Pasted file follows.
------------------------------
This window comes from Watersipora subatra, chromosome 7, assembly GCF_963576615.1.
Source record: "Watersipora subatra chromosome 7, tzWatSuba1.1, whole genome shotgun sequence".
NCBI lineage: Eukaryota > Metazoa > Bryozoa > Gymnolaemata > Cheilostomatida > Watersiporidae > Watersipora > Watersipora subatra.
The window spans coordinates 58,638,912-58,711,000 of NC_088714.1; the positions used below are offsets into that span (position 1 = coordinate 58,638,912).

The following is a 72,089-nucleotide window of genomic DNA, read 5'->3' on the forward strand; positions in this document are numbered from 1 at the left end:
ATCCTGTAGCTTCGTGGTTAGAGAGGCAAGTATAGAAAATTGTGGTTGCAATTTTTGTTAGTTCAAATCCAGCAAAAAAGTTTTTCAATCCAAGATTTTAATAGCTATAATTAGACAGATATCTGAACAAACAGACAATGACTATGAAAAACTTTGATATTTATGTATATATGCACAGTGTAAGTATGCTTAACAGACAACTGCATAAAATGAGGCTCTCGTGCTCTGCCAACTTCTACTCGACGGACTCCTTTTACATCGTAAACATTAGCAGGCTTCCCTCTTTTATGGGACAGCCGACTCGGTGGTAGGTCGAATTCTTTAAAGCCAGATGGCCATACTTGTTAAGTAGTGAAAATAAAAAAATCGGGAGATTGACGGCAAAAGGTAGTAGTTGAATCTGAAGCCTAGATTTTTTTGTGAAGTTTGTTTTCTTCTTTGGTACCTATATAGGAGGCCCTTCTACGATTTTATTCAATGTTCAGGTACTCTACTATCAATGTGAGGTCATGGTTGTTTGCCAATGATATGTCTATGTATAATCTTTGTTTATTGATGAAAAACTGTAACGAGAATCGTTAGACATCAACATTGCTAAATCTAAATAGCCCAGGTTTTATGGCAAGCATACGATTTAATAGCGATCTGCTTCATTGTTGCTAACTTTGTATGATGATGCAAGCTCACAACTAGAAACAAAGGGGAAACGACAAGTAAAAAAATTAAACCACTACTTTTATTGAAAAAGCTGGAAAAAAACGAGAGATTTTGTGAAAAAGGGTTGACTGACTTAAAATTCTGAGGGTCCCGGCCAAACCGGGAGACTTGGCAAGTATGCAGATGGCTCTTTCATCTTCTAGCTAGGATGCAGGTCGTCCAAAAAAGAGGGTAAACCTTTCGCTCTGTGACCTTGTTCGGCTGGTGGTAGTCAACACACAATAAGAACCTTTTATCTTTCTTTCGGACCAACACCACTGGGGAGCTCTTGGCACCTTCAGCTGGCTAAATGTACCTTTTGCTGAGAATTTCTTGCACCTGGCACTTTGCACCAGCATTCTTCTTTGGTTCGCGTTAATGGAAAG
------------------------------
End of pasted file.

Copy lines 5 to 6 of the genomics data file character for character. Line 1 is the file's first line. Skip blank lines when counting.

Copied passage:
The following is a 72,089-nucleotide window of genomic DNA, read 5'->3' on the forward strand; positions in this document are numbered from 1 at the left end:
ATCCTGTAGCTTCGTGGTTAGAGAGGCAAGTATAGAAAATTGTGGTTGCAATTTTTGTTAGTTCAAATCCAGCAAAAAAGTTTTTCAATCCAAGATTTTAATAGCTATAATTAGACAGATATCTGAACAAACAGACAATGACTATGAAAAACTTTGATATTTATGTATATATGCACAGTGTAAGTATGCTTAACAGACAACTGCATAAAATGAGGCTCTCGTGCTCTGCCAACTTCTACTCGACGGACTCCTTTTACATCGTAAACATTAGCAGGCTTCCCTCTTTTATGGGACAGCCGACTCGGTGGTAGGTCGAATTCTTTAAAGCCAGATGGCCATACTTGTTAAGTAGTGAAAATAAAAAAATCGGGAGATTGACGGCAAAAGGTAGTAGTTGAATCTGAAGCCTAGATTTTTTTGTGAAGTTTGTTTTCTTCTTTGGTACCTATATAGGAGGCCCTTCTACGATTTTATTCAATGTTCAGGTACTCTACTATCAATGTGAGGTCATGGTTGTTTGCCAATGATATGTCTATGTATAATCTTTGTTTATTGATGAAAAACTGTAACGAGAATCGTTAGACATCAACATTGCTAAATCTAAATAGCCCAGGTTTTATGGCAAGCATACGATTTAATAGCGATCTGCTTCATTGTTGCTAACTTTGTATGATGATGCAAGCTCACAACTAGAAACAAAGGGGAAACGACAAGTAAAAAAATTAAACCACTACTTTTATTGAAAAAGCTGGAAAAAAACGAGAGATTTTGTGAAAAAGGGTTGACTGACTTAAAATTCTGAGGGTCCCGGCCAAACCGGGAGACTTGGCAAGTATGCAGATGGCTCTTTCATCTTCTAGCTAGGATGCAGGTCGTCCAAAAAAGAGGGTAAACCTTTCGCTCTGTGACCTTGTTCGGCTGGTGGTAGTCAACACACAATAAGAACCTTTTATCTTTCTTTCGGACCAACACCACTGGGGAGCTCTTGGCACCTTCAGCTGGCTAAATGTACCTTTTGCTGAGAATTTCTTGCACCTGGCACTTTGCACCAGCATTCTTCTTTGGTTCGCGTTAATGGAAAG